I just returned to civilization after experiencing Afrikaburn, the official offspring of the Burning Man festival that takes place in Nevada. Nestled in the middle of the Karoo, spectacularly creative South Africans come together each year to form a temporary community full of costumes, colors, and alternate realities. A few days before the Burn, my roommates and I stocked up on water, outfits, foodstuffs commonly found in bomb shelters, random gifts to give away, and more water. When we arrived at the gate, an enthusiastic joker ushered all of us Virgin Burners to sound the gong as he hooted, clapped, and we cheered each other on in the background. As the sun was setting, we pitched our tents somewhere between Krishna and 9:30ish (the setup is based on a clock, with rays of streets jutting out from the giant center circle). That clock ended up being one of the only symbols of time while I was there as people mainly structure their days by needs to eat, drink, rest, and be merry. Disoriented and enchanted, we spent the rest of the nights ambling through the wonderland, with nothing but neon lights, thumping electronic music, and the twinkling Southern Cross to guide us.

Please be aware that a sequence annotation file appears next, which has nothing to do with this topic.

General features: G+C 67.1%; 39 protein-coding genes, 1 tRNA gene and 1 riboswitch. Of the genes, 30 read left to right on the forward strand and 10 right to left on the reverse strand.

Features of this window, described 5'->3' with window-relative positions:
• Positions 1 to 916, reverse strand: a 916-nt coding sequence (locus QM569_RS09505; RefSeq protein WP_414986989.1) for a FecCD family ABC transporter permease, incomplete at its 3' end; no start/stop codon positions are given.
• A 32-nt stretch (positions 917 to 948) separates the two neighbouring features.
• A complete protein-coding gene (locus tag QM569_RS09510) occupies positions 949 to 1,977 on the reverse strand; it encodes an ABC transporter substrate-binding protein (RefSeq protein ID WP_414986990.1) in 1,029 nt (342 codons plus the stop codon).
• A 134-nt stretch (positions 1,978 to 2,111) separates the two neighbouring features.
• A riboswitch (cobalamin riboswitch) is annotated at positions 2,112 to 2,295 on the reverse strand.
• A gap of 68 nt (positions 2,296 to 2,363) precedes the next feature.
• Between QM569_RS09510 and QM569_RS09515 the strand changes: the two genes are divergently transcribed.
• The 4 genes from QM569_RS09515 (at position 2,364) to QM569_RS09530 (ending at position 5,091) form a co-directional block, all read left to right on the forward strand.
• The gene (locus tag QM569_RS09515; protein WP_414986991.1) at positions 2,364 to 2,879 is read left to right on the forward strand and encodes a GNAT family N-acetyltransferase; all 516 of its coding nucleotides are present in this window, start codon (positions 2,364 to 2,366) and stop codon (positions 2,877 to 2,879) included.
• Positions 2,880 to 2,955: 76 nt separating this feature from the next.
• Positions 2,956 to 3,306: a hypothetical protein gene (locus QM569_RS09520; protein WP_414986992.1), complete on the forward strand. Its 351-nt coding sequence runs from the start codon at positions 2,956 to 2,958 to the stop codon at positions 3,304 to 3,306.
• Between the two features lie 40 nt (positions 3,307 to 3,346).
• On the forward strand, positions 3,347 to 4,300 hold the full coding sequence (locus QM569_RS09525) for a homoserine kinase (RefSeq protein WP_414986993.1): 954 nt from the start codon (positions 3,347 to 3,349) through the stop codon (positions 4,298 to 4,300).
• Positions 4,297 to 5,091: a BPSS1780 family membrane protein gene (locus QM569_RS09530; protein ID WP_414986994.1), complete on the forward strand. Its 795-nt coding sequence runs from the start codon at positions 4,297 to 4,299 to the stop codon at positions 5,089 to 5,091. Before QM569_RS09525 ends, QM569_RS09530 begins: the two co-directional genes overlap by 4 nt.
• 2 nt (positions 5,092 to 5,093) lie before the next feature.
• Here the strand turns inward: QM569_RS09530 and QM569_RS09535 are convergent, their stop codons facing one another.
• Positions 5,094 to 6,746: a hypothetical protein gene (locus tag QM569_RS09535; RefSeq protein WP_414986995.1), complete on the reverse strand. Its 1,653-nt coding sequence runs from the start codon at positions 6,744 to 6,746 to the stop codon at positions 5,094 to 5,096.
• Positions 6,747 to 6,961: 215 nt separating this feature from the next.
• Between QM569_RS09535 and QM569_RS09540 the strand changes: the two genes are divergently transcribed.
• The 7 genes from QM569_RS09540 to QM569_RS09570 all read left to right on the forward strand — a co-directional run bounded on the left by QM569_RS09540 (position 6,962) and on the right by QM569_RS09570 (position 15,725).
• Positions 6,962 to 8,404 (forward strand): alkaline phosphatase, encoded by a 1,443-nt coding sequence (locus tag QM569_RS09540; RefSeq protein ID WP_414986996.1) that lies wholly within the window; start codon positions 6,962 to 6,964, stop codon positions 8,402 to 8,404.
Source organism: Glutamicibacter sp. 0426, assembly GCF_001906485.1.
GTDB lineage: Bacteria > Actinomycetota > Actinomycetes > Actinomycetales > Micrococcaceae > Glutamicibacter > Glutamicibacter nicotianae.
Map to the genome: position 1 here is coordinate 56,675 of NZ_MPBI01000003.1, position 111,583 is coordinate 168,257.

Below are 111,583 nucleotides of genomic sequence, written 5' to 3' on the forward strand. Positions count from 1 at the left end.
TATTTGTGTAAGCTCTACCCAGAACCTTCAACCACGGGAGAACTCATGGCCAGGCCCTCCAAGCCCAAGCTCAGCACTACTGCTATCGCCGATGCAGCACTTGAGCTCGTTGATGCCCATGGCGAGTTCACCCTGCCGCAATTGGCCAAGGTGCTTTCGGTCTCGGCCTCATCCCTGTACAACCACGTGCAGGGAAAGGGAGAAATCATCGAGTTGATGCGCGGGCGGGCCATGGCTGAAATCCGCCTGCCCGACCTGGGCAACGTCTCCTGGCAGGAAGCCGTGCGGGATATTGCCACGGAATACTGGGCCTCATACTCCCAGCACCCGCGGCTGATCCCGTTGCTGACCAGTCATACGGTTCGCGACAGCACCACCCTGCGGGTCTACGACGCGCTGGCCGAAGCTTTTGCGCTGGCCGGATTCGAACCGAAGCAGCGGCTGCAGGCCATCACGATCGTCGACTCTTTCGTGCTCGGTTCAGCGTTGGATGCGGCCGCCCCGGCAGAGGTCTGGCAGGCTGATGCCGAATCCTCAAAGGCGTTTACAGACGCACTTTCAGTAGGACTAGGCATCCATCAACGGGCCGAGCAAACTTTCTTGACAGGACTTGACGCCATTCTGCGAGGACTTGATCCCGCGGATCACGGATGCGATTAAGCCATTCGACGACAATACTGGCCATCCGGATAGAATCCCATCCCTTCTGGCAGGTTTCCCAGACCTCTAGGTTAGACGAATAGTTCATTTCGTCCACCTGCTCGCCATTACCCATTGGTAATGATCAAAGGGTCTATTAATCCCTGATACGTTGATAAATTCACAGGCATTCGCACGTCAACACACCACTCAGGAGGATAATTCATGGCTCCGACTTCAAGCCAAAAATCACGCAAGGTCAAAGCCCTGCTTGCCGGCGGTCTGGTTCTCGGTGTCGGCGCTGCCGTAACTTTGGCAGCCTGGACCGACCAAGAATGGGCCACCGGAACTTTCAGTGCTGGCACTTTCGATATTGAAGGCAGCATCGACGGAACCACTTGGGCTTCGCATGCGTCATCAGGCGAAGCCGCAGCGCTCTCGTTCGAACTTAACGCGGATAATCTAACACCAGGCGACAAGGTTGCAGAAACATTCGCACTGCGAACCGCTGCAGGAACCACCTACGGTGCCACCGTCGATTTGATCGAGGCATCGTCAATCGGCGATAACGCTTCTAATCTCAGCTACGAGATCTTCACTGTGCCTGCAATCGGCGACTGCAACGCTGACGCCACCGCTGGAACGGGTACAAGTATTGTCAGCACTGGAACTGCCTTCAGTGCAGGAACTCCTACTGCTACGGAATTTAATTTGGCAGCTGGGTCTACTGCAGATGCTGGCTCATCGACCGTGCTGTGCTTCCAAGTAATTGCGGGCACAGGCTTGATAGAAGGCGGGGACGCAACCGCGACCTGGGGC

Afrikaburn prides itself on a system of gifting and sharing. This means no buying, no selling, and no money involved! It was so liberating to wonder around and randomly be offered a gift some bubbles in exchange for a cinnamon-sprinkled crepe. The tenets of Afrikaburn encourage radical inclusion, radical self-expression, and radical self-reliance. Any stranger was welcome into your tent, yet individuals were free to discover and embody their personal journey. At the end of the night, everyone collectively gathered around the burns – fantastic structures that took months and months of artistic vision and planning. There was something very primal and communal about standing around the fires, listening to music, and reflecting on the randomness that brought us all together.
By the end of it all, I was a little Afrikaburnt out, seeing that the only “shower” I had for five days was in the form of baby wipes. All of the adjectives in the world cannot allow for me to properly describe to you all the utter awesomeness that is Afrikaburn. Alas, here are some photos that might serve a little bit of justice.